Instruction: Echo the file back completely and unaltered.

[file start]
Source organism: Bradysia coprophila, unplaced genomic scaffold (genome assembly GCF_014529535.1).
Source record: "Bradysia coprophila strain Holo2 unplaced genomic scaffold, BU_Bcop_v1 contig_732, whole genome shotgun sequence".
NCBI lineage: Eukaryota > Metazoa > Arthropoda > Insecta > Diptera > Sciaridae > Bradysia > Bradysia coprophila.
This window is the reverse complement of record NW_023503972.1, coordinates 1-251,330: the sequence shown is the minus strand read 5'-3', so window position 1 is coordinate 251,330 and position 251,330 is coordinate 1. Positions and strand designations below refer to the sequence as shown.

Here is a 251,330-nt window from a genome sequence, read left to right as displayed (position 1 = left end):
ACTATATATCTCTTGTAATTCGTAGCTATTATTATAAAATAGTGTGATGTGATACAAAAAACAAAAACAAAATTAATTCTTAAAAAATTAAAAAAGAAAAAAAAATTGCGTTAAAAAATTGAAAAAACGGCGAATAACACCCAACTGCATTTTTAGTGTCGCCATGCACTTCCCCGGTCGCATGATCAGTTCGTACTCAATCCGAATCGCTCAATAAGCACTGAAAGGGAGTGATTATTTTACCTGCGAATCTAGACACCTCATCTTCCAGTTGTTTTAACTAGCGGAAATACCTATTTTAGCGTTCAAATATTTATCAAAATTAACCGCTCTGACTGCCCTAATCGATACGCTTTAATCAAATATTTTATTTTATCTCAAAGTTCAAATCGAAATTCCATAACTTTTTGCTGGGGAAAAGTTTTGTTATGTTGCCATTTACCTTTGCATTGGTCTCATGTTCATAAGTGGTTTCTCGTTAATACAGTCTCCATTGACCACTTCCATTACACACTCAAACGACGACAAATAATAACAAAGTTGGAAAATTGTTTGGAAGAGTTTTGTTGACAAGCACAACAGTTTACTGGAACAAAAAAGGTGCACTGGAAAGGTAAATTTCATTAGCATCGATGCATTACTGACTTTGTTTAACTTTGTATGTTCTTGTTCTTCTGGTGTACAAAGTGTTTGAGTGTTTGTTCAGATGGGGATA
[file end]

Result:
Source organism: Bradysia coprophila, unplaced genomic scaffold (genome assembly GCF_014529535.1).
Source record: "Bradysia coprophila strain Holo2 unplaced genomic scaffold, BU_Bcop_v1 contig_732, whole genome shotgun sequence".
NCBI lineage: Eukaryota > Metazoa > Arthropoda > Insecta > Diptera > Sciaridae > Bradysia > Bradysia coprophila.
This window is the reverse complement of record NW_023503972.1, coordinates 1-251,330: the sequence shown is the minus strand read 5'-3', so window position 1 is coordinate 251,330 and position 251,330 is coordinate 1. Positions and strand designations below refer to the sequence as shown.

Here is a 251,330-nt window from a genome sequence, read left to right as displayed (position 1 = left end):
ACTATATATCTCTTGTAATTCGTAGCTATTATTATAAAATAGTGTGATGTGATACAAAAAACAAAAACAAAATTAATTCTTAAAAAATTAAAAAAGAAAAAAAAATTGCGTTAAAAAATTGAAAAAACGGCGAATAACACCCAACTGCATTTTTAGTGTCGCCATGCACTTCCCCGGTCGCATGATCAGTTCGTACTCAATCCGAATCGCTCAATAAGCACTGAAAGGGAGTGATTATTTTACCTGCGAATCTAGACACCTCATCTTCCAGTTGTTTTAACTAGCGGAAATACCTATTTTAGCGTTCAAATATTTATCAAAATTAACCGCTCTGACTGCCCTAATCGATACGCTTTAATCAAATATTTTATTTTATCTCAAAGTTCAAATCGAAATTCCATAACTTTTTGCTGGGGAAAAGTTTTGTTATGTTGCCATTTACCTTTGCATTGGTCTCATGTTCATAAGTGGTTTCTCGTTAATACAGTCTCCATTGACCACTTCCATTACACACTCAAACGACGACAAATAATAACAAAGTTGGAAAATTGTTTGGAAGAGTTTTGTTGACAAGCACAACAGTTTACTGGAACAAAAAAGGTGCACTGGAAAGGTAAATTTCATTAGCATCGATGCATTACTGACTTTGTTTAACTTTGTATGTTCTTGTTCTTCTGGTGTACAAAGTGTTTGAGTGTTTGTTCAGATGGGGATA